How A White Claw Hangover Is Different From A Beer Or Wine Hangover
It's happened to pretty much everyone. You have a few drinks and wake up the next day feeling like you've been hit by a bus. Hangovers are uniquely terrible, but are they all created equal? For instance, is a White Claw hangover different than a beer or wine hangover? It turns out there are actually a few reasons your spiked seltzer hangover might feel different than the morning-after malaise you've experienced with other drinks.
If you're not in the know about White Claw, this spiked sparkling water comes in a sleek can, is gluten-free, and it has pretty much dethroned rosé as the beverage that's synonymous with day drinking. What's more, some White Claw devotees claim it doesn't give them a hangover. One 29-year-old told W Magazine, "I danced to early '00s hip-hop all night and didn't even have the slightest hangover [after drinking White Claw]."
But before we go any further, it's important to note that White Claw and other spiked seltzers contain alcohol, and they're not magic. This means, like any alcoholic beverage, they can definitely give you a hangover if you drink enough. And that hangover — especially compared to a beer or wine hangover — might make your stomach feel like it's inhabited by aliens.
"With White Claw, you are seeing more day drinking, in part, because the product is keeping people more hydrated than traditional alcoholic beverages and is easier to conceal as a 'soft drink,'" Dr. Niket Sonpal, M.D., an NYC-based internist, gastroenterologist, and faculty member Touro College of Medicine, tells Bustle.
"As far as stomachaches, these can be caused by sweetened seltzers that often get their taste from sugar alcohols, which your gastrointestinal tract might have a tough time breaking down," Sonpal adds. Even though it may taste like carbonated water, hard seltzer is not something you want to chug. Because, as the Cleveland Clinic noted on its website, the carbon dioxide bubbles in carbonated alcoholic beverages are absorbed more quickly into the bloodstream, which means they can make you impaired more quickly (not to mention contribute to that bloated and gassy feeling).
According to a 2011 study published in the journal Clinical Gastroenterology and Hepatology, excessive carbon dioxide in the system can potentially lead to, "changes in intestinal transit and visceral sensation." And feeling bloated, experiencing acid reflux, or constantly burping after drinking sparkling beverages are signs you may have overloaded your stomach with gas and it's time to cool it with the carbonation.
On the other hand, because it doesn't contain congeners, a byproduct of the fermentation process that produces chemicals like acetone, acetaldehyde, and methanol, the hangover from White Claw could be less intense for some people, especially if they don't generally experience stomachaches. Found in dark liquors, dark beers, and red wine, congeners, have long been thought to increase the intensity of a hangover, Sonpal says.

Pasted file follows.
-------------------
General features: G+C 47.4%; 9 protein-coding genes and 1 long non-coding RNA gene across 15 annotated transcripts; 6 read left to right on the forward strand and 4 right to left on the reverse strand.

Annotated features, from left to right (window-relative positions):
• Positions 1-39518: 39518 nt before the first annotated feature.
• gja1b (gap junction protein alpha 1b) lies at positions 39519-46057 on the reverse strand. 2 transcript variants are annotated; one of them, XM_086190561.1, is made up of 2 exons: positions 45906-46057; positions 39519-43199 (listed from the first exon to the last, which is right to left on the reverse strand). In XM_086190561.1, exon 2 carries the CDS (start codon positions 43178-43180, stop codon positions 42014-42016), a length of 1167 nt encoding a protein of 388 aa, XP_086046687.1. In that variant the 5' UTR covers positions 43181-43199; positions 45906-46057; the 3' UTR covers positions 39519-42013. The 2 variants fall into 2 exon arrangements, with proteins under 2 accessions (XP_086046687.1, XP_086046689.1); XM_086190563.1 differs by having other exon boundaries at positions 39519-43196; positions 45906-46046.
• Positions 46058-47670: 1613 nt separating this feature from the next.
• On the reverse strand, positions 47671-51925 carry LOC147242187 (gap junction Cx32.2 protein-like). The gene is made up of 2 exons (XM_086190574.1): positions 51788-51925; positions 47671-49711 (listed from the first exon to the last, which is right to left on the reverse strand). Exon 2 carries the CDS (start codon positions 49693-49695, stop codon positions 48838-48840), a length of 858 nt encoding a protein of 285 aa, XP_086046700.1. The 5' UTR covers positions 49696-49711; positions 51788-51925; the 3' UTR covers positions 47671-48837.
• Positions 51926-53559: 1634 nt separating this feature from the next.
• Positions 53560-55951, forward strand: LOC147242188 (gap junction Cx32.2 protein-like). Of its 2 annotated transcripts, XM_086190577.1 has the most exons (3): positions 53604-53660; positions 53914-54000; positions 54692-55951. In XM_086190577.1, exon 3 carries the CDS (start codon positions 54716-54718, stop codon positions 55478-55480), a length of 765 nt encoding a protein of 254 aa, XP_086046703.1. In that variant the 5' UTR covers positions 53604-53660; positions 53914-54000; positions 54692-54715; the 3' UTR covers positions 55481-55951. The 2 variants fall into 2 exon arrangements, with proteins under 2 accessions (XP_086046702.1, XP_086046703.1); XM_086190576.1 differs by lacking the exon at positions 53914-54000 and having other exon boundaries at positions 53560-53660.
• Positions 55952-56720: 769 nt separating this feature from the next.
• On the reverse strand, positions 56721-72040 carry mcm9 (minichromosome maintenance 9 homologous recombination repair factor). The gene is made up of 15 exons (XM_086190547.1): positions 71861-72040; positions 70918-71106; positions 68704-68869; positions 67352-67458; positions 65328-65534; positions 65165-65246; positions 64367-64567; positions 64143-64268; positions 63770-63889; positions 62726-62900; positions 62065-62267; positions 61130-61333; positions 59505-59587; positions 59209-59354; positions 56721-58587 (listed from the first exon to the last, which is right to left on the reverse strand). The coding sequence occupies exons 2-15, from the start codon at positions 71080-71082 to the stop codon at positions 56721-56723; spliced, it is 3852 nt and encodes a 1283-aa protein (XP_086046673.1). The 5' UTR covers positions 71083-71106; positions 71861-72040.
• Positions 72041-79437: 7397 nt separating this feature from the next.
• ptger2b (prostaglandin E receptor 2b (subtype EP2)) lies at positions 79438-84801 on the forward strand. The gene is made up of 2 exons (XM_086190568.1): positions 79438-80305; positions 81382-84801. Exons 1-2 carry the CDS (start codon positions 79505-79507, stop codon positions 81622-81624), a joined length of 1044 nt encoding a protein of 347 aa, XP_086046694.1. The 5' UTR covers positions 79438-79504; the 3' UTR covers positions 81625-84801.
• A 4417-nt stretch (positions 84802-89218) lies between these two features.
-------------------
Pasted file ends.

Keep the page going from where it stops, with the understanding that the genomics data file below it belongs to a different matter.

And according to the Cleveland Clinic, "Consuming drinks with lower amounts of congeners (such as vodka, gin, light beer, and white wine) tends to result in less severe hangovers than drinks with high levels of congeners (such as bourbon, scotch, tequila, brandy, dark beers, and red wine)."
That said, everyone is different and what makes one person wake up feeling like a dishrag leaves another feeling fine. The alcohol by volume (ABV) per can of spiked seltzer hovers around 5%, which is roughly the same as beer. Wine, on the other hand, is usually about 10-15% ABV, Sonpal points out. This means if you drink the same amount of wine as you would hard seltzer, it should go without saying you're going to be a wreck the next day. But if you're sensitive to gluten, you may feel better the next day after drinking gluten-free hard seltzer than after drinking the same amount of beer.
The Cleveland Clinic reported that, in general, the body needs one hour to metabolize one drink (12 ounces of beer, 5 ounces of wine, or 1.5 ounces of hard liquor). What's more, for every four drinks you consume you can pass up to 1 quart of urine, which can lead to dehydration. "As large amounts of urine are passed, the chemicals used by body cells for peak function are thrown out of balance," the Cleveland Clinic noted.
The bottom line? The only way to prevent a hangover, White Claw or otherwise, is to moderate drinking, with lots of water between alcoholic beverages (and no, spiked seltzer does not count as water), or total abstinence. "The severity of hangovers increases with the amount of alcohol you consume," Sonpal says. "For this reason, the best way to prevent hangovers is to drink in moderation."
So if it contains alcohol, a good rule of thumb is: Take it easy day drinking to dodge tomorrow sorrow.
Dr. Niket Sonpal, M.D., NYC-based internist, gastroenterologist, and faculty member Touro College of Medicine
Lacy, B. E., Gabbard, S. L., & Crowell, M. D. (2011). Pathophysiology, Evaluation, and Treatment of Bloating: Hope, Hype, or Hot Air?. Gastroenterology & Hepatology, 7(11), 729–739.